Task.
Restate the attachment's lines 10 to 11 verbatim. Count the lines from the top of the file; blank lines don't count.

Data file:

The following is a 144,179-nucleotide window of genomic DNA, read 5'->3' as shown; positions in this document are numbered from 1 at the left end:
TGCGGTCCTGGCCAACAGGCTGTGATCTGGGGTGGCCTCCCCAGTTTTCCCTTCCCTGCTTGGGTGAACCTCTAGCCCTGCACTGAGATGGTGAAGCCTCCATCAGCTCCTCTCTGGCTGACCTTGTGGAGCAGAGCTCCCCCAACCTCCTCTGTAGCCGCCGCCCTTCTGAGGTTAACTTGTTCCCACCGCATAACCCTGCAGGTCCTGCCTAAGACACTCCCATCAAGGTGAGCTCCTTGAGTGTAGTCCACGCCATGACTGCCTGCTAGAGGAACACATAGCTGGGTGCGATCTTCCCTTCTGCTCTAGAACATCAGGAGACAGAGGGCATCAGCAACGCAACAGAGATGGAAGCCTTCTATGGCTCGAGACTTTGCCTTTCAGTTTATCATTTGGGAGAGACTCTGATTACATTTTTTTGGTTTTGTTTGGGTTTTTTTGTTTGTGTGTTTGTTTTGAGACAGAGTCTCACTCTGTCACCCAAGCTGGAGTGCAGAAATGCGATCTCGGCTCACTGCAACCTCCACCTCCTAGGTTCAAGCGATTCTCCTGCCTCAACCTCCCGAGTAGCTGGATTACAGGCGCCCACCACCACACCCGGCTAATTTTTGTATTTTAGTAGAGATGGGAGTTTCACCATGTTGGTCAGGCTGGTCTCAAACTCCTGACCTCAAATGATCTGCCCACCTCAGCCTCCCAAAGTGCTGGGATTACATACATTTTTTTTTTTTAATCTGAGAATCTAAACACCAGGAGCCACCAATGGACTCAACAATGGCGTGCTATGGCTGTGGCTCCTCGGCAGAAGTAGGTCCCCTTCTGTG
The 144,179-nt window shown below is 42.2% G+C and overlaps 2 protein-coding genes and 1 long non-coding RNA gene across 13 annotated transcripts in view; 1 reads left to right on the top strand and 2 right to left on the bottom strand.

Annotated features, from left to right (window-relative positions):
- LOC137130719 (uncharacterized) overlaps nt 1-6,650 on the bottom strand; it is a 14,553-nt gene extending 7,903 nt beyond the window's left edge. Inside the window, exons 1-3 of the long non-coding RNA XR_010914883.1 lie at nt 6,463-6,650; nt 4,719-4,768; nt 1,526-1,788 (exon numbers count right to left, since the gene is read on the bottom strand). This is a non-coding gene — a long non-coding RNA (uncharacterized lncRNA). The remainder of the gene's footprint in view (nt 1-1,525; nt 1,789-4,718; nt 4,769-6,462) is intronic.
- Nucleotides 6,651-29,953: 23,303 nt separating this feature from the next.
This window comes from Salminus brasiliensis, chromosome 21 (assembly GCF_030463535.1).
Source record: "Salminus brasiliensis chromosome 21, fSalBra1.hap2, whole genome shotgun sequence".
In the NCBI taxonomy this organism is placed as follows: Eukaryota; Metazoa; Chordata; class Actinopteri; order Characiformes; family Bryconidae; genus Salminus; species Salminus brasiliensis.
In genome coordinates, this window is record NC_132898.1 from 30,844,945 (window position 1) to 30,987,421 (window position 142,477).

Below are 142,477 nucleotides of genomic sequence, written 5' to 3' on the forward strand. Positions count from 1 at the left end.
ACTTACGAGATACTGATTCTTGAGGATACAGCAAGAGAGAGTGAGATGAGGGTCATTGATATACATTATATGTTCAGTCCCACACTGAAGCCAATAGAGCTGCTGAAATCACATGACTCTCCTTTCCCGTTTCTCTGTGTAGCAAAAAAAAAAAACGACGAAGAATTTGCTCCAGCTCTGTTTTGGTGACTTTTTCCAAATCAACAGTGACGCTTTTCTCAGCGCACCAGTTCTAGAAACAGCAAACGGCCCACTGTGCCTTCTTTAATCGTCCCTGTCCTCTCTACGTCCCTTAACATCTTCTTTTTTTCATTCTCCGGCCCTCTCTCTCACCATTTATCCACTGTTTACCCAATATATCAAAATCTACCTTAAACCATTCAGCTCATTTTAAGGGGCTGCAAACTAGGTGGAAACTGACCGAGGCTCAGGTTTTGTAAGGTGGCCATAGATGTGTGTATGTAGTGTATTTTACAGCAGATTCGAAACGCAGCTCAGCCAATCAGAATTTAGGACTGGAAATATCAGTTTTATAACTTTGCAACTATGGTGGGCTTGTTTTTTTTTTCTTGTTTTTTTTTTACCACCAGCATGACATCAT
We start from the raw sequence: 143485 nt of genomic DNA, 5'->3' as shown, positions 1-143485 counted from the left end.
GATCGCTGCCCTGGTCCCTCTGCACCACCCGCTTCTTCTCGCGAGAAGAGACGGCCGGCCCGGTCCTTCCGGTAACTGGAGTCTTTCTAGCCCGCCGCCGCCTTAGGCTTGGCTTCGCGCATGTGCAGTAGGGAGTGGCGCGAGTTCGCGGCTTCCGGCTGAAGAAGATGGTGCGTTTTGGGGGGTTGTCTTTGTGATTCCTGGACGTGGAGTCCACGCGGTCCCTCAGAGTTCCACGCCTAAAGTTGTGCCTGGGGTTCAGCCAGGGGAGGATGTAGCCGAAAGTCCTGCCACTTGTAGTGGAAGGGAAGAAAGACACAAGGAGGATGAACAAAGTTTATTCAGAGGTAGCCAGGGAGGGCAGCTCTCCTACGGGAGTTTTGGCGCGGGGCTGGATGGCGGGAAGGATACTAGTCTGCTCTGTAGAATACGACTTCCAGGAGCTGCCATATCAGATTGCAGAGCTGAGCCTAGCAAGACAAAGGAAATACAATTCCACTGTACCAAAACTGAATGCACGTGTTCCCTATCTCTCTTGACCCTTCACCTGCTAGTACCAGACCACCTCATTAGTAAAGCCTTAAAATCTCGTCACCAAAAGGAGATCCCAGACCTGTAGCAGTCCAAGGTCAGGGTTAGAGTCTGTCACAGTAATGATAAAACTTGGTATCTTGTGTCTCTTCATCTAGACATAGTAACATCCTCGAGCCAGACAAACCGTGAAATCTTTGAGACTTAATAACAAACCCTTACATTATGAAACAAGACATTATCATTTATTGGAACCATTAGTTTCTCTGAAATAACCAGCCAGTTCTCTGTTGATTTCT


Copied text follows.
In genome coordinates, this window is record NC_132898.1 from 30,844,945 (window position 1) to 30,987,421 (window position 142,477).

Below are 142,477 nucleotides of genomic sequence, written 5' to 3' on the forward strand. Positions count from 1 at the left end.